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Beep-S Action 3 Faecal Sampling - What you need to know


Anthelmintics are convenient and reasonably priced but misuse can lead to development of resistance making them ineffective in the future. Monitoring parasites by faecal sampling can help minimise anthelmintics use and assist the effective timing of treatment Catherine Egan Beef Specialist explains

Under action 3 of BEEP-S you may have selected the optional measure of faecal egg testing for liver and rumen fluke in suckler cows. The aim of this task is to have a more targeted use of anthelmintics when treating suckler cows for liver or rumen fluke. 

Collection of samples to monitor for liver fluke can be done at or after housing. The rate of payment for this action is €10 per cow up to a maximum of 100 cows.

The first step is to select a Department approved laboratory from the list here. You must contact the laboratory to request a kit to be sent to you.

How to take the samples on farm

  1. It is essential to obtain samples from fresh faeces. Eggs in older dung may have hatched or dried out giving inaccurate results.
  2. To obtain freshly fallen samples, approaching a group of resting animals will often encourage them to pass faeces as they walk away.
  3. Wear gloves and collect 10-40 grams of faeces per animal, roughly the size of a golf ball that would fit into a 25 ml pot.
  4. Take a small amount from multiple sites in the dung of each animal mixed together for one sample because the parasite eggs are unlikely to be distributed evenly throughout the dung.
  5. Sample 10 cows animals per management group, placing their samples into individual sample pots. The laboratory will pool samples from a management group.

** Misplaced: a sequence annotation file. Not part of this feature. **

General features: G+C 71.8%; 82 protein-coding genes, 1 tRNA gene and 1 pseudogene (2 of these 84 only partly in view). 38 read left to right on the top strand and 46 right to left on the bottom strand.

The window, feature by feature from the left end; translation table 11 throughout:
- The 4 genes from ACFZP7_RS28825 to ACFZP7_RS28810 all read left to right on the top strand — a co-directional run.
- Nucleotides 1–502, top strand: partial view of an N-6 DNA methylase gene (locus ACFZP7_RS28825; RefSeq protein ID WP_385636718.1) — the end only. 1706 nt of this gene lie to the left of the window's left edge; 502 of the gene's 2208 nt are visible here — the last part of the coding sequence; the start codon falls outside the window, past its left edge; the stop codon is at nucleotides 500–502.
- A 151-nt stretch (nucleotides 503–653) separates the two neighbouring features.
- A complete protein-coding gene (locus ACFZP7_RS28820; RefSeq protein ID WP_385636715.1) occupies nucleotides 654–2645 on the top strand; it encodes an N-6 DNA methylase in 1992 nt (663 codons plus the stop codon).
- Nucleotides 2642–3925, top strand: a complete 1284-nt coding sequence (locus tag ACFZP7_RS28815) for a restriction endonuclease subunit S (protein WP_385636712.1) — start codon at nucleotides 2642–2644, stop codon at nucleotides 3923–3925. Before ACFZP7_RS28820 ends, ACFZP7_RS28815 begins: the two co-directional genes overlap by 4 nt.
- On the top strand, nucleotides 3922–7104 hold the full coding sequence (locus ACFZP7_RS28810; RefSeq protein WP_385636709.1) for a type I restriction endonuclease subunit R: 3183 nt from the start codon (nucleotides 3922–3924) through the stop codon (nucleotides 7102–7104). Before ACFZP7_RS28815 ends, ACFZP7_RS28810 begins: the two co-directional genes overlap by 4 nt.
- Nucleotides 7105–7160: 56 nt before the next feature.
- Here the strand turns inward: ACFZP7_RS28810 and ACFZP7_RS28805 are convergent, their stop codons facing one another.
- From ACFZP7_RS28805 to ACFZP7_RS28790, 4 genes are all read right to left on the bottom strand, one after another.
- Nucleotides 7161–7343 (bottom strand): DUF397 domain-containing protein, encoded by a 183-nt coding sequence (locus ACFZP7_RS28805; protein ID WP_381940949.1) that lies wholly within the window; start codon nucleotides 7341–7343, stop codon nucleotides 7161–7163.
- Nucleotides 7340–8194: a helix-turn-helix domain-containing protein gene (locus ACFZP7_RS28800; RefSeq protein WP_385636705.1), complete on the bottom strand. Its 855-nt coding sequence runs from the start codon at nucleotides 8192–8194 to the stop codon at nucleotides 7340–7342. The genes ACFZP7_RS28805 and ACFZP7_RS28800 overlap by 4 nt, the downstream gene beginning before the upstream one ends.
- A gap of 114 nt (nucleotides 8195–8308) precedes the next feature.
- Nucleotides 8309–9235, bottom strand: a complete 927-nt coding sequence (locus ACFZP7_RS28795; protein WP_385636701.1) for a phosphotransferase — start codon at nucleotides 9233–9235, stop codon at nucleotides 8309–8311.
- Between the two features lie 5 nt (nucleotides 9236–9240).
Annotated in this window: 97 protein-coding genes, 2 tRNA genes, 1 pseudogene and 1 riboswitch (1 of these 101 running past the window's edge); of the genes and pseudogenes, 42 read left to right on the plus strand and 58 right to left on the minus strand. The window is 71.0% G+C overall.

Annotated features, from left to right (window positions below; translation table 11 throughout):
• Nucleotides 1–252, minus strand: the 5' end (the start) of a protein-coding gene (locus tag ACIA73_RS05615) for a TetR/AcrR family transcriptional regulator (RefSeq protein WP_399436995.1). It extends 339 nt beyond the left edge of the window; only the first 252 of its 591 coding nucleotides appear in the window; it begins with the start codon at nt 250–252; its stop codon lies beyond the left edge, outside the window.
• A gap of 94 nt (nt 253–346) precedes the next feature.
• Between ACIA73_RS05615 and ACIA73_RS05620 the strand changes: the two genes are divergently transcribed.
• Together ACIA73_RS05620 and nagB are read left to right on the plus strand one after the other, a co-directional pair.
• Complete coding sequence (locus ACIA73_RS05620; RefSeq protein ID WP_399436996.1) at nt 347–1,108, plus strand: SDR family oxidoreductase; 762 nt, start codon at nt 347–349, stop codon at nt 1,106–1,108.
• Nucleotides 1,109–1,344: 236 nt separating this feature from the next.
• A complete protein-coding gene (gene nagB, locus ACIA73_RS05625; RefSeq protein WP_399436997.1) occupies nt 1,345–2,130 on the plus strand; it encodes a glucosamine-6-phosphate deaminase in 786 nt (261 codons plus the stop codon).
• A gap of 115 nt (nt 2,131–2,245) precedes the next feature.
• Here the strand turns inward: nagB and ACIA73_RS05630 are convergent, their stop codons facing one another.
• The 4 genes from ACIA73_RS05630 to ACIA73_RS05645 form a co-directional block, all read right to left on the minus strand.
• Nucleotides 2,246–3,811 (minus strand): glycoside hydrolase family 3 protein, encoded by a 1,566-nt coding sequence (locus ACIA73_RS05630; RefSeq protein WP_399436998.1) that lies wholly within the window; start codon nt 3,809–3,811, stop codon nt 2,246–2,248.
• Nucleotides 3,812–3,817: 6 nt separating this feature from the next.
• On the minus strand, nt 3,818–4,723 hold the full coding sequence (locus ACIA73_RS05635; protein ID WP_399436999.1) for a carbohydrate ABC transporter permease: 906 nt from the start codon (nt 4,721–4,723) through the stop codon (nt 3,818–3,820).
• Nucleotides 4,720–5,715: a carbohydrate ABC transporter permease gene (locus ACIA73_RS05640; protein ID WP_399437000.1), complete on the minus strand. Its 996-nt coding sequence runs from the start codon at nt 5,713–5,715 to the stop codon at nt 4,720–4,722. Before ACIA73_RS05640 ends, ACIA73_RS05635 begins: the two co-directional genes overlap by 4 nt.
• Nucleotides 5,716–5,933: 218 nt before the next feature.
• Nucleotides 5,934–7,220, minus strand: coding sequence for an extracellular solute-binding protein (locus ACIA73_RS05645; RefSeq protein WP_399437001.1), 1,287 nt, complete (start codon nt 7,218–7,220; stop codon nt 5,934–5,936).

Sending the samples to the laboratory

    1. Place faeces in a pot with screw-cap lid then into a leakproof zipper storage bag with some absorbent material, such as paper towels.
    2. Remove the air from the bag or fill the pot only ¾ full to allow air space for developing gas. Containers can burst, so ensure that they are leakproof and can withstand pressure.
    3. The bag containing the samples is then placed into a sturdy outer packaging, resulting in a three-layer packaging.
    4. Label the samples to distinguish between animals.
    5. .Freshness is the most important aspect of good quality samples and ideally the samples should reach the lab within 24 hours.
    6. Do not leave the samples in the sun and keep them cool,
    7. Do not freeze them or place them in the fridge.
    8. If there is a delay in sending them for many days, take new samples. Send samples at the beginning of the week - if they reach the laboratory late Friday afternoon they may not be processed until Monday, decreasing the accuracy of the test.
    9. The words ‘Biological substance, category B’ should be written on the outside packaging with UN3373 hazard symbol.
    10. Do not forget to include a laboratory submission form with relevant contact details and the tests requested. These forms are usually available on the laboratory websites or sent with the kit.

    All samples must reach the lab before the 1st November to comply with this task. While only one sample per herd will suffice for the purpose of this action. Larger herds should consider using more than one sample pack. Based on the results consult with your veterinary practitioner on whether treatment is advised and which anthelmintic to use. Video Link https://www.youtube.com/watch?v=9-CFKduNyik